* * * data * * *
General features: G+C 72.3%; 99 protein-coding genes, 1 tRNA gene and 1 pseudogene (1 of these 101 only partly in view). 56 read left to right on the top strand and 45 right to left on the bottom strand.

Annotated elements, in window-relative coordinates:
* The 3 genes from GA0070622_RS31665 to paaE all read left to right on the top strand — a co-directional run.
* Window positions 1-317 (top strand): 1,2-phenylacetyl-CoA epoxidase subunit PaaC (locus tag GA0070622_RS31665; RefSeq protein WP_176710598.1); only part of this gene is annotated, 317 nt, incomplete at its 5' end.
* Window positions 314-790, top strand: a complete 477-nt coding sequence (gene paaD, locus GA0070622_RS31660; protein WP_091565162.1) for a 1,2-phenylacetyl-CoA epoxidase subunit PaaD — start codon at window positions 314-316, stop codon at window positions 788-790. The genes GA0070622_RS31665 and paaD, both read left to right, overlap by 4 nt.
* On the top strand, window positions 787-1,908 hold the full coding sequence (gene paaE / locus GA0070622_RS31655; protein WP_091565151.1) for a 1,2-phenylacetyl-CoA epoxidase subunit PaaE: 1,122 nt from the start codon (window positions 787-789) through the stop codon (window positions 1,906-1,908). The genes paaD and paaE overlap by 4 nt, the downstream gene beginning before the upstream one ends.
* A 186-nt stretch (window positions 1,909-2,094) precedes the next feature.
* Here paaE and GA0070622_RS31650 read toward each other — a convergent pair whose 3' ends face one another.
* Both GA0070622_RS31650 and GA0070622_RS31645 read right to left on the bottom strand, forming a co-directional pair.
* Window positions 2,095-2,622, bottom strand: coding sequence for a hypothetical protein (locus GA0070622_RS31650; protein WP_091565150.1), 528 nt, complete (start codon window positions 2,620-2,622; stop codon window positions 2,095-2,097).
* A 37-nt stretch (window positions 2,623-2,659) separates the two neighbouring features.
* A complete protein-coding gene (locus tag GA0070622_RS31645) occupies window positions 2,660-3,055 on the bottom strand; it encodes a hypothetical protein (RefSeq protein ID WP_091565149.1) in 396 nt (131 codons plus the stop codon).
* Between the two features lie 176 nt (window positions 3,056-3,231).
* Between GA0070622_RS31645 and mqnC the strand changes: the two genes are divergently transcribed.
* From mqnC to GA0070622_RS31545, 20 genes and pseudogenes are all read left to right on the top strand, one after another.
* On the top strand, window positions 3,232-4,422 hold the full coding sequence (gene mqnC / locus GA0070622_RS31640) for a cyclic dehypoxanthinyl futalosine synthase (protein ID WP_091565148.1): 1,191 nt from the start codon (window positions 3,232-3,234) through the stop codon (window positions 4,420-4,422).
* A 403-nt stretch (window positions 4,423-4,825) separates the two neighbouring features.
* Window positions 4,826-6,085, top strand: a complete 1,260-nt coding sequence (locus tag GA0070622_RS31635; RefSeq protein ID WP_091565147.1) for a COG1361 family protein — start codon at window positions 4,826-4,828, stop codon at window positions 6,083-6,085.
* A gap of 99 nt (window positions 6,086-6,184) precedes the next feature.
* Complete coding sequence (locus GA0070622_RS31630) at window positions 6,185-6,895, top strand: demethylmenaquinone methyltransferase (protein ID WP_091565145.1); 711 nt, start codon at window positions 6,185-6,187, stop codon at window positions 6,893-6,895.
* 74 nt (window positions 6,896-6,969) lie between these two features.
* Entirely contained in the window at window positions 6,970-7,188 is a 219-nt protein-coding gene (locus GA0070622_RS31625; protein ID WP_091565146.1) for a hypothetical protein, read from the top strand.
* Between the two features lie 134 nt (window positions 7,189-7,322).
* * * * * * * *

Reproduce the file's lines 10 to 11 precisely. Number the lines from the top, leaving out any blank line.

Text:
* Window positions 2,095-2,622, bottom strand: coding sequence for a hypothetical protein (locus GA0070622_RS31650; protein WP_091565150.1), 528 nt, complete (start codon window positions 2,620-2,622; stop codon window positions 2,095-2,097).
* A 37-nt stretch (window positions 2,623-2,659) separates the two neighbouring features.